Hundreds of people use the Boise Greenbelt everyday. Surveys found there's no average user of the trail system.
Credit Samantha Wright / Boise State Public Radio

Most of the people who use the Boise Greenbelt have a college degree. And last year, more people used it on weekdays. Those are two big conclusions from two years’ worth of surveys on the 45-year-old trail system.

Jaap Vos is director of the Community and Regional Planning Program at Boise State University. BSU has done surveys on the Greenbelt two years in 2012 and 2013.

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Science
3:09 pm
Tue May 27, 2014

Hybrid Trout Threaten Montana's Native Cutthroats

Clint Muhlfeld, an aquatic ecologist with the USGS, holds a native Westslope cutthroat trout in Glacier National Park.
Noah Clayton USGS

Originally published on Tue June 10, 2014 7:53 am

Many parts of the U.S. have been getting warmer over the past several decades, and also experiencing persistent drought. Wildlife often can't adjust. Among the species that are struggling is one of the American West's most highly prized fish — the cutthroat trout.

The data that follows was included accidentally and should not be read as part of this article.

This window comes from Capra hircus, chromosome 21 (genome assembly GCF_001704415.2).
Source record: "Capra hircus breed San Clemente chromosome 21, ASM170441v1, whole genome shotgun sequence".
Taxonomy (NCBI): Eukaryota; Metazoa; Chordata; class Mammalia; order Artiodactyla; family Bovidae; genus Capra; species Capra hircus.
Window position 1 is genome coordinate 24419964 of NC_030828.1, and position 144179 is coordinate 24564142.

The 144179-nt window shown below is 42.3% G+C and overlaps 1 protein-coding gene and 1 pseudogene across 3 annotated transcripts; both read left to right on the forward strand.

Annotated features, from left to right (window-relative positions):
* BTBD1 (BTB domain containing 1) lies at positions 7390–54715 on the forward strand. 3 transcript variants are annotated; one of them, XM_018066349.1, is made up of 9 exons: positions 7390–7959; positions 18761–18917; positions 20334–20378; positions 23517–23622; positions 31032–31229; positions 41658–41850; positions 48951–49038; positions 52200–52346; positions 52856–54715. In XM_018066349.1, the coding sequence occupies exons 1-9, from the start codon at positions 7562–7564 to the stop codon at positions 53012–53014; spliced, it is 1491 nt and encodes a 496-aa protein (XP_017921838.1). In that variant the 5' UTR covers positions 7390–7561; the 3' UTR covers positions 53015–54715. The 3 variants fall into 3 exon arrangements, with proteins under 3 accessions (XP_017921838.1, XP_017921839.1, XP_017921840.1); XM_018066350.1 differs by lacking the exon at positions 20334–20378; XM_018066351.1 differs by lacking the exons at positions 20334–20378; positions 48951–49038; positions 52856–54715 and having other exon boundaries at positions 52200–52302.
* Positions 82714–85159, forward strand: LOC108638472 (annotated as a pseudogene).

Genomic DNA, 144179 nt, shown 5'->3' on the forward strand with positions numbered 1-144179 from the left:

In springtime, you can find young cutthroats in the tiny streams of Montana's Shields Basin. Bend over and look closely and you might see a 2-inch fish wriggling out from under a submerged rock — the spawn of native cutthroats.

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Earthquakes
2:21 pm
Tue May 27, 2014

Seismologists: Idaho Earthquake Swarm Tapering Off

Credit Domesticat / Flickr Creative Commons